‘We’ve embraced how people want to work’
Elastic’s culture has helped draw for some heavy-hitting talent. Mandy Andress, Elastic’s Chief Information Security Officer, joined the company in June 2018 after 13 years at a Fortune 100 financial services firm. The demands of a fast-growth company were appealing, but the flexibility of distributed working was a huge bonus. She works from her home in western Massachusetts and saves a lot of time by not commuting. “It means I can see the kids off properly in the morning, rather than rushing around getting ready to drive to an office,” she says. “When they come home from school they can say hi, and I can take time out to see a school play if I need to. And fitting in exercise is much easier, so I have a healthier lifestyle.”
Kim Huffman, vice president of global IT, heads a team of 40 people spread across the US, Singapore, London, Amsterdam, and Germany. Technology supports distributed workers now in a way that just wasn’t possible 25 years ago, she says, but there has also been a cultural shift towards an expectation of remote working. “Millennials have a very different perspective than when I graduated from college because a lot of their communications are enabled by technology,” she says. “We’ve embraced that understanding because it’s how people want to work, and I think that’s appealing to people.”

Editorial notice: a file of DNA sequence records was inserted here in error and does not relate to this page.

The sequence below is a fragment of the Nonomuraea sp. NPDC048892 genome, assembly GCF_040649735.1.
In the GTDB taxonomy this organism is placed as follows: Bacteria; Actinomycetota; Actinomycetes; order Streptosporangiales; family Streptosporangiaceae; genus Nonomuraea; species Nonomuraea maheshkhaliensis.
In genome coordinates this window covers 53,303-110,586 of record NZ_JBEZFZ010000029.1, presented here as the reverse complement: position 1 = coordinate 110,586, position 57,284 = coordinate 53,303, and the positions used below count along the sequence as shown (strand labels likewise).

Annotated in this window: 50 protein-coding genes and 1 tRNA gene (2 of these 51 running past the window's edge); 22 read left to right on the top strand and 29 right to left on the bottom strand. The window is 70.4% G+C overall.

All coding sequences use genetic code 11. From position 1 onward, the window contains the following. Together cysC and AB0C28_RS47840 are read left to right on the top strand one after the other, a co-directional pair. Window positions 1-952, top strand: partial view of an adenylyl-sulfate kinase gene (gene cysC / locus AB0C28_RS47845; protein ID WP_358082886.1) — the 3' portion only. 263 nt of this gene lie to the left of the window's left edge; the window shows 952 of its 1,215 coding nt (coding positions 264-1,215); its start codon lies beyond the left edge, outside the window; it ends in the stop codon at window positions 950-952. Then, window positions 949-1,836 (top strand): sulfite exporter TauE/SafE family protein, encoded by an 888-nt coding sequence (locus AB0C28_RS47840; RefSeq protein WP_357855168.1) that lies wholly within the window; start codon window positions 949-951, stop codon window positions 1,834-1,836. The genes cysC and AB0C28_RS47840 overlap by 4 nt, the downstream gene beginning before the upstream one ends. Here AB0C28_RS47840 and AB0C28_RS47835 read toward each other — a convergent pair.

‘We hire people with high curiosity’
There are obvious challenges to managing a distributed team. Often, it’s the casual chat and support of co-workers that remote workers miss the most, but Elasticians have worked distributed for so long that video chat and Slack have helped build the same level of communication and camaraderie. “There’s a fallacy about offices being more productive, but the truth is I go to the office more for the social element,” says Sutton. “It’s nice to connect with people and have lunch together when I’m in the office, but I’m not as productive because everyone wants to catch up.”